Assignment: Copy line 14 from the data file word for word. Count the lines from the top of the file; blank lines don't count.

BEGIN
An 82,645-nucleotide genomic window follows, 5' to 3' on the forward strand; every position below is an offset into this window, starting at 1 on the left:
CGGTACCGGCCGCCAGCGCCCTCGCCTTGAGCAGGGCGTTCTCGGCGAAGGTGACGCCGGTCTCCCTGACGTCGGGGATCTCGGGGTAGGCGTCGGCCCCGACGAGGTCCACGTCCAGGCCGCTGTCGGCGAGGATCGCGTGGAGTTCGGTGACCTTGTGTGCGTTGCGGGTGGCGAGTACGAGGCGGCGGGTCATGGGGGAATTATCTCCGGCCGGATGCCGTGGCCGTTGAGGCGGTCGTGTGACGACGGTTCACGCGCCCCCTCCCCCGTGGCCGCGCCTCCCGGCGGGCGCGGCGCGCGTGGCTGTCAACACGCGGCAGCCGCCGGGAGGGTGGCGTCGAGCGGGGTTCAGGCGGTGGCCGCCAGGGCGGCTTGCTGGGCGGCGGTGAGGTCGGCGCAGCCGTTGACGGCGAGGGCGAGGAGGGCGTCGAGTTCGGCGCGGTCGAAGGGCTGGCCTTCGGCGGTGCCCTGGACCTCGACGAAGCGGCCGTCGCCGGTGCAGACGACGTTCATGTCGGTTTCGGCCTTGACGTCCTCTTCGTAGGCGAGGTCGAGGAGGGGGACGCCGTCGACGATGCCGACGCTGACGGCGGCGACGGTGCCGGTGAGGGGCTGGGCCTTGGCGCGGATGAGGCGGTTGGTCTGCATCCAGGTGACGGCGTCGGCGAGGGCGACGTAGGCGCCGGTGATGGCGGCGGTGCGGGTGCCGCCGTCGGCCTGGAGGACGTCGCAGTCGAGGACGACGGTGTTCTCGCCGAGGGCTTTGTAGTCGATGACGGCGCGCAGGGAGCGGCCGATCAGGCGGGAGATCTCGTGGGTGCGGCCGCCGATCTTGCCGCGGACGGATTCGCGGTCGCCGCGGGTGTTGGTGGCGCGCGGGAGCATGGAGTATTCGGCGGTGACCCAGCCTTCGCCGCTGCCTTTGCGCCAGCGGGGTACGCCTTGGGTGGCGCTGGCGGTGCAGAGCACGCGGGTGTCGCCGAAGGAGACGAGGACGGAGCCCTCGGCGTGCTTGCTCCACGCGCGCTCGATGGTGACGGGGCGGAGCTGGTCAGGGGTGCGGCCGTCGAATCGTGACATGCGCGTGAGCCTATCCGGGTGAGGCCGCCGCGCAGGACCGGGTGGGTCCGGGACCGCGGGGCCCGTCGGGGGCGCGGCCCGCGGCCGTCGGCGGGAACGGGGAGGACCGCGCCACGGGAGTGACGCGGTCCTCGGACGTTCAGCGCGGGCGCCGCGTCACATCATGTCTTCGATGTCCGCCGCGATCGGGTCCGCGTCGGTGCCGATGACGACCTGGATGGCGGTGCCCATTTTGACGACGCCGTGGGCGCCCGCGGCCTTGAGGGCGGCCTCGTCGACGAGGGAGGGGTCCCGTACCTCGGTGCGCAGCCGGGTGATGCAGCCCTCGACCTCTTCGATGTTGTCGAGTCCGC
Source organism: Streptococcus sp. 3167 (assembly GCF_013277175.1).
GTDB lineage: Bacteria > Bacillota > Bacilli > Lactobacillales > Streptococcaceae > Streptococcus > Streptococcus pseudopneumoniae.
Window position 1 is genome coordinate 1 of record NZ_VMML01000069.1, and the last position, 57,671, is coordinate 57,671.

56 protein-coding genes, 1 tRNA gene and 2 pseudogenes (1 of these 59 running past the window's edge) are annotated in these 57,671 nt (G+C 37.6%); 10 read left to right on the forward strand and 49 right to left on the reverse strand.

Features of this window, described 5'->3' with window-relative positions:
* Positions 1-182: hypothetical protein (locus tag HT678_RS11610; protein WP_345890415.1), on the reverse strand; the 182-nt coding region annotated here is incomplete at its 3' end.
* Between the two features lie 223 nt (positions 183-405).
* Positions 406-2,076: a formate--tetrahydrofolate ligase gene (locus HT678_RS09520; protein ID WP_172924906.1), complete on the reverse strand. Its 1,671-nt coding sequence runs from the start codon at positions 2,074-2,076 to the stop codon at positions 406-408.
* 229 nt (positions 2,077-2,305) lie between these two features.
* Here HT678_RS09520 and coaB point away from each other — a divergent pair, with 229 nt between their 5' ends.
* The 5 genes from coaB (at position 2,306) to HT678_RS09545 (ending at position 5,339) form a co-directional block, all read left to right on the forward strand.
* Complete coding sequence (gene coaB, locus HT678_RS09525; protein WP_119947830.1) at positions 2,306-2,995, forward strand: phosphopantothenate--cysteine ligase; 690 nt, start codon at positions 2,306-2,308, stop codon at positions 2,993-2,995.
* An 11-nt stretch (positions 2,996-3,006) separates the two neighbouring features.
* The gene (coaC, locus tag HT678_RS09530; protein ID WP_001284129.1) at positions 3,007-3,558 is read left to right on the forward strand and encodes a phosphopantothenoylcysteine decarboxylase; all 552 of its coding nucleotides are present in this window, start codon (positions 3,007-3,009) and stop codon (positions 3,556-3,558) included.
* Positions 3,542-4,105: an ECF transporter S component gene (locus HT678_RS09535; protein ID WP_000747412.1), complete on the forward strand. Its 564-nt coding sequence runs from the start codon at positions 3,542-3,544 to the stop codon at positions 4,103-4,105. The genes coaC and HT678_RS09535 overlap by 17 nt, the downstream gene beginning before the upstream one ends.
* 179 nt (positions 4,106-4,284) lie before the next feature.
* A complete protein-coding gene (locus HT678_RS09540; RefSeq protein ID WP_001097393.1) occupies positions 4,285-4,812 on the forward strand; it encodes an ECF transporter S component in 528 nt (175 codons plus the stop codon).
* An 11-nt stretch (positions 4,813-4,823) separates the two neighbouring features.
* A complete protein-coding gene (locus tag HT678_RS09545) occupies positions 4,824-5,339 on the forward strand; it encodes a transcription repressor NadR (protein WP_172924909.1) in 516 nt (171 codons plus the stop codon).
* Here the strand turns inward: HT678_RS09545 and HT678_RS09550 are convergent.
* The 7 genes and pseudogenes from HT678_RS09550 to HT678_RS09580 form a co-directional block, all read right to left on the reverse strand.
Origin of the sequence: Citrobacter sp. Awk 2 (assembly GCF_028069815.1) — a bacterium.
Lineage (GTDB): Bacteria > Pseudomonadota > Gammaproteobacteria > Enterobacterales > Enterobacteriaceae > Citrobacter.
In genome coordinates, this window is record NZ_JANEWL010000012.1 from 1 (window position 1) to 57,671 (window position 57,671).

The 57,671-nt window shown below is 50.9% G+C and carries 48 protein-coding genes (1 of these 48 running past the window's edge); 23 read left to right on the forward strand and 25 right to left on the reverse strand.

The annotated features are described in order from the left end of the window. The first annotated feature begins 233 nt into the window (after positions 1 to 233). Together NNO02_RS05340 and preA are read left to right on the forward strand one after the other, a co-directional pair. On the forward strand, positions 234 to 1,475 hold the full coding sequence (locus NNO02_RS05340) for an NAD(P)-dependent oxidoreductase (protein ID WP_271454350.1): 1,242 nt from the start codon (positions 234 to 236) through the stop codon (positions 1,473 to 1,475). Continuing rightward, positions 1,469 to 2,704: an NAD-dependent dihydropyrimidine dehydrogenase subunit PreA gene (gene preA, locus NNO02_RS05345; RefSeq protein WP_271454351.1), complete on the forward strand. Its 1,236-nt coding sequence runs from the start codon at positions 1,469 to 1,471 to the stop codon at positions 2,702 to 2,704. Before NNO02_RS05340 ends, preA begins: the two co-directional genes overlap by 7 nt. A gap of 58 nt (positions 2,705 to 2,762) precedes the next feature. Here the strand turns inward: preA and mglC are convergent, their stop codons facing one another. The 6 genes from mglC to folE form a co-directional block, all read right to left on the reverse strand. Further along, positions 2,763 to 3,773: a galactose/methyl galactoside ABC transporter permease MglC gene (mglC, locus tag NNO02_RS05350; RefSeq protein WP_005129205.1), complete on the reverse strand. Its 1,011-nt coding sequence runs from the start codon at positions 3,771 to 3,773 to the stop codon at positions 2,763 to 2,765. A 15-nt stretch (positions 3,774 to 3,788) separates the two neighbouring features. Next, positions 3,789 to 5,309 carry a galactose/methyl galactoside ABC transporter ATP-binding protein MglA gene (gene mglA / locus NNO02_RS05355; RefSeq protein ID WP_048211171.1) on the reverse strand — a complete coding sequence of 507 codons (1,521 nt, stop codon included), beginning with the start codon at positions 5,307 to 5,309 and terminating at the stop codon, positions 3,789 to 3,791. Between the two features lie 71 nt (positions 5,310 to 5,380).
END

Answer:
* Complete coding sequence (gene coaB, locus HT678_RS09525; protein WP_119947830.1) at positions 2,306-2,995, forward strand: phosphopantothenate--cysteine ligase; 690 nt, start codon at positions 2,306-2,308, stop codon at positions 2,993-2,995.